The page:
All entries for Tuesday 26 April 2011
April 26, 2011
If it hadn’t been for a friend’s recommendation, I probably wouldn’t have been to see Woody Sez, a musical about the American folk singer of the mid-twentieth century, Woody Guthrie, devised by David M. Lutken. Luckily, my ignorance is not typical and nor did it stop me going, and Woody Guthrie has a loyal following of all ages, most of whom had flocked excitedly to this show. Guthrie, it transpires, was an important folk singer who bravely confronted his country’s politics, and irked the government, through his songs. With hindsight I wouldn’t have missed this show for the world and, far from being a nostalgic tribute work, the piece pointed out the uncanny relevance that Guthrie’s lyrics and sentiments have to our society today, with songs such as ‘Jolly Banker’ and ‘So Long It’s Been Good To Know Yuh’ striking chords in our financially stricken era both here and across the pond.
David M. Lutken’s ingenious show is one of the most original around. Playing Woody Guthrie with a mellow gravitas and sense of humour that is like a razor wrapped in cotton wool, he narrates Woody’s life in the first person earnestly and directly. He is supported by a super-talented cast of actor/musicians, who can not only all act, sing and play an instrument, but can play a myriad of different instruments, switching between them effortlessly. There is no tuning up, warming up or lining up sheet music – the instruments are plucked from the wings and played with a spontaneous abandon that is infectious. Each musical number, therefore, has a unique timbre, from the haunting beauty of Ruth Clarke-Irons accompanying herself on fiddle as she sings snippets of ‘The Ballad of Tom Joad’ throughout the show, to the exhilarating bluegrass sound of something like ‘This Train is Bound for Glory’.
Each actor takes on several cameo roles of people that featured in Guthrie’s life from his unstable, pyromaniac mother (played sensitively by Helen Jean Russell, who gives an exquisite rendition of ‘Curly Headed Baby’) to his eccentric fiddle-playing uncle (played by William Wolfe Hogan, who gives a manically virtuosic rendition of ‘Talkin’ Dust Bowl’) to his young daughter (played by Ruth Clarke-Irons, who drives forward the hilarious and poignant ‘Riding in the Car’ song).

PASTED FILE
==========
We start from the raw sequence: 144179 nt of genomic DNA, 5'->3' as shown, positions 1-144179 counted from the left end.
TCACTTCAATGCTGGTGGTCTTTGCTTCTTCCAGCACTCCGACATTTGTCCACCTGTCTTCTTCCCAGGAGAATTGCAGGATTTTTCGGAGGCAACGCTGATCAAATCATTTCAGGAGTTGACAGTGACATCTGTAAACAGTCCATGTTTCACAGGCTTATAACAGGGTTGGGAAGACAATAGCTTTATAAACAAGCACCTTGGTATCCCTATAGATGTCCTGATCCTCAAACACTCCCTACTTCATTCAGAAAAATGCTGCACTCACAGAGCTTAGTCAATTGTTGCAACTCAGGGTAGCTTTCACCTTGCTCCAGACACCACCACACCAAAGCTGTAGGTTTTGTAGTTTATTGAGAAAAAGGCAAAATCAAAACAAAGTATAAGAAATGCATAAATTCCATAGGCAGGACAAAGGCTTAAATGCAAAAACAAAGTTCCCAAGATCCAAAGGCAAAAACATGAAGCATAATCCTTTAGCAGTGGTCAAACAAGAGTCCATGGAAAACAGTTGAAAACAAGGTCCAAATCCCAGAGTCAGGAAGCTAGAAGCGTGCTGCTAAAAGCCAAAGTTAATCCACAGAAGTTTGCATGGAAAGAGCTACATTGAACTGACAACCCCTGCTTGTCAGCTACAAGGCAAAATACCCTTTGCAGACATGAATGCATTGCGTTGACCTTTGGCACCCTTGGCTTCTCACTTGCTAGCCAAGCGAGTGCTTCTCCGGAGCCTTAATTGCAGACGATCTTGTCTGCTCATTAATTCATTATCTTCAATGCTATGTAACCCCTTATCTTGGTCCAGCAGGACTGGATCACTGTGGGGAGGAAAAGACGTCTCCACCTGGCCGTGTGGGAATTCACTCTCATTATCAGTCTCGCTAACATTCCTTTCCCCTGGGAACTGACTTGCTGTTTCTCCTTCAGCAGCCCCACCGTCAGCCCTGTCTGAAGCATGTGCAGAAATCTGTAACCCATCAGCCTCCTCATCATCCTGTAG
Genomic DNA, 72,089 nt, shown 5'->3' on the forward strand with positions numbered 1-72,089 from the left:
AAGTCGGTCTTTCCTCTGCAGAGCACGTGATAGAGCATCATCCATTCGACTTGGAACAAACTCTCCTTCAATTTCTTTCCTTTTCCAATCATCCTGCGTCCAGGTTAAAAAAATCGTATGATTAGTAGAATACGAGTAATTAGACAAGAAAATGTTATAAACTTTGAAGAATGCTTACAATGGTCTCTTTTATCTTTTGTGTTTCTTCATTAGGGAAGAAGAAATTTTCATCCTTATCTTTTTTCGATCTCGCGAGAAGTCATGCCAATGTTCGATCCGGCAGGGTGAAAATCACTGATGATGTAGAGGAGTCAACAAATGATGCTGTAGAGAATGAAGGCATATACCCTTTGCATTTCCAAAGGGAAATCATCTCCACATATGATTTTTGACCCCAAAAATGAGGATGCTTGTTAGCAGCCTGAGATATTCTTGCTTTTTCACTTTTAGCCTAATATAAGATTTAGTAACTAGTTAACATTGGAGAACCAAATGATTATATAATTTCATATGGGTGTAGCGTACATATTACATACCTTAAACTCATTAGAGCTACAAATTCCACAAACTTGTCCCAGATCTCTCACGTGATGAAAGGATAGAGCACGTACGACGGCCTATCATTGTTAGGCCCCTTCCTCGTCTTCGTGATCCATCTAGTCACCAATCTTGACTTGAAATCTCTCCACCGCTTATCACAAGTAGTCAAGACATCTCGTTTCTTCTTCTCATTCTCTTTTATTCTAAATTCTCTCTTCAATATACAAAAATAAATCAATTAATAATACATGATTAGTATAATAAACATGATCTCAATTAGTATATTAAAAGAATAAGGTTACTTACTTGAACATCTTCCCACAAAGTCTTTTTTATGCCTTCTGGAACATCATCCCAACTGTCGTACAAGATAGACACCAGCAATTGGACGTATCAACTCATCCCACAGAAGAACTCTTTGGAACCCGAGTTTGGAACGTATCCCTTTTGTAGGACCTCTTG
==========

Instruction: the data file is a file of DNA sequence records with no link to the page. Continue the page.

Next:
It’s an inspiring example of ensemble theatre and sensitive musical ensemble all in one. The performers accompany each other just as well as they take the limelight. There are passages of mouth-watering harmony and some songs so rousing that the audience are singing along more loudly than the performers. The direction and musical direction are impressively slick meaning that each musical number has effective contour lines and moments of choreographic brilliance.
There is an appealing simplicity and innocence to this show that musicals rarely have the confidence to parade these days. But it’s not prim or old-fashioned in the least and pokes fun at its own individuality (Lutken jokes that they’re going to do a medley for the finale, like in Mamma Mia). The simplicity is effectively achieved through the performers remaining in one costume throughout, the scenery staying the same (projections of Guthrie, a plough in a field, and the deathly dust storm that is recollected), the performers not being mic-ed, as well as the direct, first-person narration that propels the story forward. Similarly, Guthrie’s life is poignant, significant and has political repercussions, but in other ways is unremarkable. It takes artistic confidence and vision to pull off something like this, but David M. Lutken and his talented team obviously have such qualities in wagonfuls.
I had the rare and precious treat of not knowing A View from the Bridge prior to this performance. Having read, studied or seen most of Miller’s work, all of which I consider to be nothing short of masterful, for one reason or another this one was, up until recently, something of a mystery to me.
I now think A View from the Bridge is truly one of Miller’s best plays, largely because he does what Miller does exceptionally well, but in a strikingly powerful way: he presents us with a misguided and morally dubious protagonist, Eddie Carbone, a longshoreman, plays out his wrongdoings and downfall in front of our eyes, and then makes us weep for him. As the fascinatingly pivotal character of Alfieri the lawyer says at the end about Eddie Carbone, “And so I mourn him – I admit it – with a certain . . . alarm”.